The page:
Written by Andréa Armborst and Jane C. Helmstadter
Starting April 30, 2018, landlords and tenants entering into private residential leases must use Ontario’s new standard form of lease. The standard form is intended to simplify the rental agreement process in Ontario. It is written in easy-to-understand language and sets out the basic terms of a lease—including the amount of rent and how it can be increased, the sorts of lawful conditions a landlord can impose upon a tenancy, and some of the grounds on which the lease can be terminated by either party. The standard form contemplates an attachment for additional terms that address specific issues, as long as the terms do not contravene the Residential Tenancies Act, 2006.
It also provides commentary throughout the lease as to what is or is not permitted to be done under the Act—for instance, that the deposit amount cannot be more than one month’s rent or the rent for one rental, whichever is less and the deposit cannot be used as a damage deposit.
1. Who Needs to Use the Standard Form?
- If you lease any of the following, you must use the standard form:
- single and semi-detached houses;
- condos; and
- secondary units (including basement apartments).
- The requirement to use the standard form does not apply to most social and supportive housing, retirement and nursing homes, mobile home parks and land lease communities, or commercial properties.
2. When Does Standard Form Become Mandatory?
- The lease is required for private market residential tenancies entered into on or after April 30, 2018.
- If you sign a lease on or after April 30, 2018, that does not use the standard lease, the landlord must provide the tenant with the standard lease within 21 days of the tenant’s written request for it.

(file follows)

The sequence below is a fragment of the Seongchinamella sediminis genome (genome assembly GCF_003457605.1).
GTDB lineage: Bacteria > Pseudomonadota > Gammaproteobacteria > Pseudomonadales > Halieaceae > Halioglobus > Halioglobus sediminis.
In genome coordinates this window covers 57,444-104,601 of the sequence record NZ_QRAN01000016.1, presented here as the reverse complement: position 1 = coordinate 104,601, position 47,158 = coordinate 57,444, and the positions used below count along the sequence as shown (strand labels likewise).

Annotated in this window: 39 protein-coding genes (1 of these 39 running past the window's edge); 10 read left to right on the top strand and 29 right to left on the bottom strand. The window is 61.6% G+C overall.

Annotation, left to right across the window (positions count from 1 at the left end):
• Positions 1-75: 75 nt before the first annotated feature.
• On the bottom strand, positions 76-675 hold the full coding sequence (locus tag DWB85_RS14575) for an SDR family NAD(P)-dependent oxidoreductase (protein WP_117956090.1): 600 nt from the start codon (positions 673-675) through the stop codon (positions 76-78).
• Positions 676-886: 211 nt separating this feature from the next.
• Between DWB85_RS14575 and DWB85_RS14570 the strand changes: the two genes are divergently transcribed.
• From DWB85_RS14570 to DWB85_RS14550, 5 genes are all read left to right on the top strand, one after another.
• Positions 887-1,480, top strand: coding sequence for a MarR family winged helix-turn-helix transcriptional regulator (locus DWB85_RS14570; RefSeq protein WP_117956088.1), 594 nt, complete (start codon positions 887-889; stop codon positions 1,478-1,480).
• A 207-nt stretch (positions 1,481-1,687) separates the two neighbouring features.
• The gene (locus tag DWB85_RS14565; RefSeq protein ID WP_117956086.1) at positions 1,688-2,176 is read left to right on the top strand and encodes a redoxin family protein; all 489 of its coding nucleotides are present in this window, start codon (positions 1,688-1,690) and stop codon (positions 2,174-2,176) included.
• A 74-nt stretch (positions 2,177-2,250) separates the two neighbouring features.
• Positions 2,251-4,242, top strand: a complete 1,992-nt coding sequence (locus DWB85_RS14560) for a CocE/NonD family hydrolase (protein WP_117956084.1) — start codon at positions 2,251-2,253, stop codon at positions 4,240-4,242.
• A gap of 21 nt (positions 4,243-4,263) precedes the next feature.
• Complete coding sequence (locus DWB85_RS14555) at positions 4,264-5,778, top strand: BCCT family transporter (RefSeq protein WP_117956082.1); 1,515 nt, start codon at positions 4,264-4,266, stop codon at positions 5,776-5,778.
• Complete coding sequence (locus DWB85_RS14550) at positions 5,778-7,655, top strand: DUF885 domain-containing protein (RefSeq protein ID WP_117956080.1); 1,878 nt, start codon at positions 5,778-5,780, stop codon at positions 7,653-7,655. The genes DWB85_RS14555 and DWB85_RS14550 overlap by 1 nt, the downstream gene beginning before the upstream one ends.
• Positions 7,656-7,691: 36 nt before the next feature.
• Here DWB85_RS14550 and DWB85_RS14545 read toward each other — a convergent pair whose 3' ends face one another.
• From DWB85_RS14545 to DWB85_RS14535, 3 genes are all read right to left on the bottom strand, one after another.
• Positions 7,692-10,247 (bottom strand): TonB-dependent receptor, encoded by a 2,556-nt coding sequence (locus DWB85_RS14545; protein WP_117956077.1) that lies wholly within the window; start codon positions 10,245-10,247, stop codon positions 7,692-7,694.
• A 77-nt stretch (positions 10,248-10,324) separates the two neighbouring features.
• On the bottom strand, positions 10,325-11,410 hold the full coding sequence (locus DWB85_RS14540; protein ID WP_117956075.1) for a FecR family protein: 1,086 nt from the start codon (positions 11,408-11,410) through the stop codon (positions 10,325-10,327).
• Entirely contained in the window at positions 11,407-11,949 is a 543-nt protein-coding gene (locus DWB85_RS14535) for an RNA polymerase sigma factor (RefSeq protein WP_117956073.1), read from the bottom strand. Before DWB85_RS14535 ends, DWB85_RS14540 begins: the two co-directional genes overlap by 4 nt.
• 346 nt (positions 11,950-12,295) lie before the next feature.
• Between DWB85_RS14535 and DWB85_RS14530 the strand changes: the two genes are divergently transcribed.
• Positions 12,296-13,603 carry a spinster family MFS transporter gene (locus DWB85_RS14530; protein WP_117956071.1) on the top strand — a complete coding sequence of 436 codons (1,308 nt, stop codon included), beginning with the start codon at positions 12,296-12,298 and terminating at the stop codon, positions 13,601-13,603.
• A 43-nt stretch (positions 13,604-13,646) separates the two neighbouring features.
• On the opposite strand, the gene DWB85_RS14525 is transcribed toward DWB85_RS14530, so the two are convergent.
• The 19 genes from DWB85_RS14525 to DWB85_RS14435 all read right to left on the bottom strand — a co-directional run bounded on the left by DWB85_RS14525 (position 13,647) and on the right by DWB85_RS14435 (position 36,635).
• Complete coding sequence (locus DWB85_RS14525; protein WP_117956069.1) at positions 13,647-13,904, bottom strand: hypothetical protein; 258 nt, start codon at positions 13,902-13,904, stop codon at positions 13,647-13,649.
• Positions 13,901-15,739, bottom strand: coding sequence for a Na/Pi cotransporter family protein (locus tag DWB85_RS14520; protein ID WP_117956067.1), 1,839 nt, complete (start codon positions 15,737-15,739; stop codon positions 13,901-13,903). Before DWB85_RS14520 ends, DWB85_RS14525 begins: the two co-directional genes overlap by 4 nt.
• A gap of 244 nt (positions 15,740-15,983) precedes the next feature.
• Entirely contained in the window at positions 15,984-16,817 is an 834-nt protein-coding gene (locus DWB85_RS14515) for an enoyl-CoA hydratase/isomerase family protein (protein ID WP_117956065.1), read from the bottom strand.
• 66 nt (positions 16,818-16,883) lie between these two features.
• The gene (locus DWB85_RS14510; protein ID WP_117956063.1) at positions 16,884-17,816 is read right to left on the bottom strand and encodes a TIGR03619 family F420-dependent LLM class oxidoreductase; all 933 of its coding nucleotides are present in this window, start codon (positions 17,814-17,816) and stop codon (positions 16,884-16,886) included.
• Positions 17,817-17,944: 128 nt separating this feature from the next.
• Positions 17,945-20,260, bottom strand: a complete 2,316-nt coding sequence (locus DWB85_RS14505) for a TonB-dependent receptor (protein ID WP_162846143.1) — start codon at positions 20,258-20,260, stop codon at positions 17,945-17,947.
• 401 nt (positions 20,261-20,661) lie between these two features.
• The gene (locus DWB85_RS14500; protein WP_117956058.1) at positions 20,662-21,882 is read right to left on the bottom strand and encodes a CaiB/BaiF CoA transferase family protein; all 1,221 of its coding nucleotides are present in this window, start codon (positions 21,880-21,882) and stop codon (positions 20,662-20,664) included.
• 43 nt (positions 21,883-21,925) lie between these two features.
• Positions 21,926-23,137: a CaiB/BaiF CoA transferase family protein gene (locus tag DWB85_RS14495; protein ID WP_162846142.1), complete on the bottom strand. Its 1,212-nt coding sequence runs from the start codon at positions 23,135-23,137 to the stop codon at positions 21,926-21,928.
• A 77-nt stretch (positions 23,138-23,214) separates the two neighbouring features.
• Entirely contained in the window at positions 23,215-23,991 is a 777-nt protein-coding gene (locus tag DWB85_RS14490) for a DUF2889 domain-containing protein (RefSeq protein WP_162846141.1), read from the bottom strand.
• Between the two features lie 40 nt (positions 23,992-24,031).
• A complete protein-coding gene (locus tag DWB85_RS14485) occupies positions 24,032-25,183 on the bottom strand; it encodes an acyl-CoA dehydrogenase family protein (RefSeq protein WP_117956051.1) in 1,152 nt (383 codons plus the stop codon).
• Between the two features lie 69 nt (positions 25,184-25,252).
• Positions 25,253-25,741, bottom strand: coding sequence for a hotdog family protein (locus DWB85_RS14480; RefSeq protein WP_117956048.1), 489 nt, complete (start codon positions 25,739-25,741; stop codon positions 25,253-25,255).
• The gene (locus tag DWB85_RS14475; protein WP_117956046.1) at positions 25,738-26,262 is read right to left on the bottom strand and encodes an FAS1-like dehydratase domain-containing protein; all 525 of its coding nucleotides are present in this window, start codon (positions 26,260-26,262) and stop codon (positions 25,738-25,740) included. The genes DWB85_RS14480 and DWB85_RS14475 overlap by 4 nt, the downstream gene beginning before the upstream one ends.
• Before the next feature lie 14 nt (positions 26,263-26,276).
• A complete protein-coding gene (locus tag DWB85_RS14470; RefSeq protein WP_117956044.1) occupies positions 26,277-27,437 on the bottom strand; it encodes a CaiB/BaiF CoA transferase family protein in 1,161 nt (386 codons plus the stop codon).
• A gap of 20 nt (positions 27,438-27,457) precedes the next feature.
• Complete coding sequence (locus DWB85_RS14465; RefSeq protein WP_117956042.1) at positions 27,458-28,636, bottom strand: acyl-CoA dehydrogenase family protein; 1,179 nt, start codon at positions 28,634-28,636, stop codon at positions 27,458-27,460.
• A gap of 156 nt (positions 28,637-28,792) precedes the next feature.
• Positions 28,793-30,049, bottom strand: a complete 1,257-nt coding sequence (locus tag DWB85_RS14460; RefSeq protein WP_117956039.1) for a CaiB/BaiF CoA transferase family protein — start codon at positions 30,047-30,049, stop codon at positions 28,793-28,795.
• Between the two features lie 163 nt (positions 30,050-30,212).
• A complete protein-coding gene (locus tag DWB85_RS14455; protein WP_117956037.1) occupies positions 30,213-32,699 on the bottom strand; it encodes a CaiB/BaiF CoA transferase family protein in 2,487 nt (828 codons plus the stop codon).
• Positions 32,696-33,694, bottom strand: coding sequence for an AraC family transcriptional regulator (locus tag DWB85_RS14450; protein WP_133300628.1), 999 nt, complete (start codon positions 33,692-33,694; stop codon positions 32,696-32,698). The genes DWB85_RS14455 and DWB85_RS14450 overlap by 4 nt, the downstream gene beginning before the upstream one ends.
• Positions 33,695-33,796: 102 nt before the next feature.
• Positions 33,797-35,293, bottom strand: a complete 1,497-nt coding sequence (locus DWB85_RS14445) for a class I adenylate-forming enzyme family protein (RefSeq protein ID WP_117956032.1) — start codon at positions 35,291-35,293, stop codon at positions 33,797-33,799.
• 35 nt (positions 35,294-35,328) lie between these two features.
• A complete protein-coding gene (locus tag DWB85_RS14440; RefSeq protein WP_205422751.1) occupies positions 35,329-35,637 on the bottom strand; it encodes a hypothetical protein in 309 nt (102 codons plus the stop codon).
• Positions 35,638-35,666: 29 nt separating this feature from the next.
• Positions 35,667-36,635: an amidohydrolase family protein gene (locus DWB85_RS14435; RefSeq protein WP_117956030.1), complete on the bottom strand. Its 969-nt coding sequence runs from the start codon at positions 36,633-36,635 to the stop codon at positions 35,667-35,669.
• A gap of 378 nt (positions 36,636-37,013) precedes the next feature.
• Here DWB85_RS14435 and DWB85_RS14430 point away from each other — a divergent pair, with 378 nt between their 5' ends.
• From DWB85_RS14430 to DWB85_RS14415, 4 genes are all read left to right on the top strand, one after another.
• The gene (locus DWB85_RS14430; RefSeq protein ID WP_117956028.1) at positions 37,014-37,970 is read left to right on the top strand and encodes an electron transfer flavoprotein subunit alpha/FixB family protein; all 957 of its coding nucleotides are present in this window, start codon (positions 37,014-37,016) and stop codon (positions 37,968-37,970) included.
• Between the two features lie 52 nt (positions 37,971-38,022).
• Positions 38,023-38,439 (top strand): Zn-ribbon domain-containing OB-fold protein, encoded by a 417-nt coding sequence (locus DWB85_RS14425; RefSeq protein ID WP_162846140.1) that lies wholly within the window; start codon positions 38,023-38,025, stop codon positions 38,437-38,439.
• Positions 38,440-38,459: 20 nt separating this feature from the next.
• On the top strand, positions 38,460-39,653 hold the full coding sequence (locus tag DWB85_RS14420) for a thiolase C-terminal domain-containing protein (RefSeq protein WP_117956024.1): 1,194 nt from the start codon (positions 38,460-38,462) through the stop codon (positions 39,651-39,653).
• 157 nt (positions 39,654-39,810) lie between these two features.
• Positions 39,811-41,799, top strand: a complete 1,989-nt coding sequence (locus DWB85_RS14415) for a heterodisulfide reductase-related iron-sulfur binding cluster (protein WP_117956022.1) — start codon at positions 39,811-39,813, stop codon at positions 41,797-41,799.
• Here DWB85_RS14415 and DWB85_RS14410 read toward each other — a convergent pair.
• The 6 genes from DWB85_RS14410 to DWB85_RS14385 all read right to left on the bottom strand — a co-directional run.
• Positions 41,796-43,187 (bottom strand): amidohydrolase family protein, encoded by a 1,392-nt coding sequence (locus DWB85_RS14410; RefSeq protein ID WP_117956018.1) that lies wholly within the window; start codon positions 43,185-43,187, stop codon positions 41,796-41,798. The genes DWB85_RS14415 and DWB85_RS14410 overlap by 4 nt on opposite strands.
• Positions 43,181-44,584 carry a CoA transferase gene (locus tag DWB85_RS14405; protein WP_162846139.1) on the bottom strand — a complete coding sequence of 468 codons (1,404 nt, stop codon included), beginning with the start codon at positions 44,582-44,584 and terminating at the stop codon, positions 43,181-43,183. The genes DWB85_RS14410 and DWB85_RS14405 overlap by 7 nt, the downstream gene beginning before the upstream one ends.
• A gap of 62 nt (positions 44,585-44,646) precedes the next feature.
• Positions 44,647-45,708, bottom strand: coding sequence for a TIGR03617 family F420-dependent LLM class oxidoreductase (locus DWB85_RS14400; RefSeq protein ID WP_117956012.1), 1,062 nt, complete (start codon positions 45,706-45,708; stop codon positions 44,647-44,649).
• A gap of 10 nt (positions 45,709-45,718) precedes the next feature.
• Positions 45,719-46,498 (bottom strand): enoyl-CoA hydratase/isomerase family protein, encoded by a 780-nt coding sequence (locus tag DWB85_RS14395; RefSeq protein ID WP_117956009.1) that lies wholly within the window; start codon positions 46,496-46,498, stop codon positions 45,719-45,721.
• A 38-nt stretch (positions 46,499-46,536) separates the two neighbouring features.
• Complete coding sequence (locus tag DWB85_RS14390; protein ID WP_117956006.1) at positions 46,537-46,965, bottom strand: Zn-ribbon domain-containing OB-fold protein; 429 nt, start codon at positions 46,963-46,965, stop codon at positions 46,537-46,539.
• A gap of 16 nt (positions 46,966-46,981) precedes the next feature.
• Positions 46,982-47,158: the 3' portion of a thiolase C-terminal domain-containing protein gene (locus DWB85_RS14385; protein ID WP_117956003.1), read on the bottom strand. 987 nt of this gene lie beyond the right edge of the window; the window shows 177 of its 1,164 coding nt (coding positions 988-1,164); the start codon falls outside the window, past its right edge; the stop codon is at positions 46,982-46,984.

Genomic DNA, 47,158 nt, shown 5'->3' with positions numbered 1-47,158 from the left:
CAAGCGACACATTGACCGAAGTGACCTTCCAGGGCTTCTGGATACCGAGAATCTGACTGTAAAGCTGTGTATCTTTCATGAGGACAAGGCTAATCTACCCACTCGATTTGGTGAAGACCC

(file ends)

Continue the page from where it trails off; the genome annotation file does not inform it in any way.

- Tenants cannot ask for a standard lease if:
- they signed a lease before April 30, 2018, (unless the parties agree to negotiate a new lease agreement); or
- they sign a fixed-term lease before April 30, 2018, and it renewed automatically to a month-to-month tenancy after April 30, 2018.
3. What Are the Consequences of Not Using the Standard Form?
- If a landlord fails to provide the standard lease within 21 days after tenant’s written request, the tenant may withhold one month's rent. Alternatively, the tenant may give 60 days' notice to terminate a yearly or fixed-term tenancy early.
- If the landlord fails to provide the standard lease within 30 days after the tenant has begun withholding rent, the tenant does not have to repay the one month's rent. The tenant cannot withhold more than one month’s rent and must continue paying rent for the rest of the term of the lease, even if it never receives the standard lease.
- If the landlord provides the tenant with the standard lease after the tenant has asked for it, but the tenant does not agree to the proposed terms (for example, if a new term is added), the tenant may give the landlord 60 days' notice to terminate a yearly or fixed-term tenancy early (such notice must be given no later than 30 days after the landlord provided the standard lease).
4. Does the Standard Form Come with Explanations?
- Look to the appendix to the standard lease. It expands on each section of the lease in greater detail, providing additional information like applicable timelines under the Act and situational examples.
- A standard lease guide will be available in 23 languages by April 30, 2018.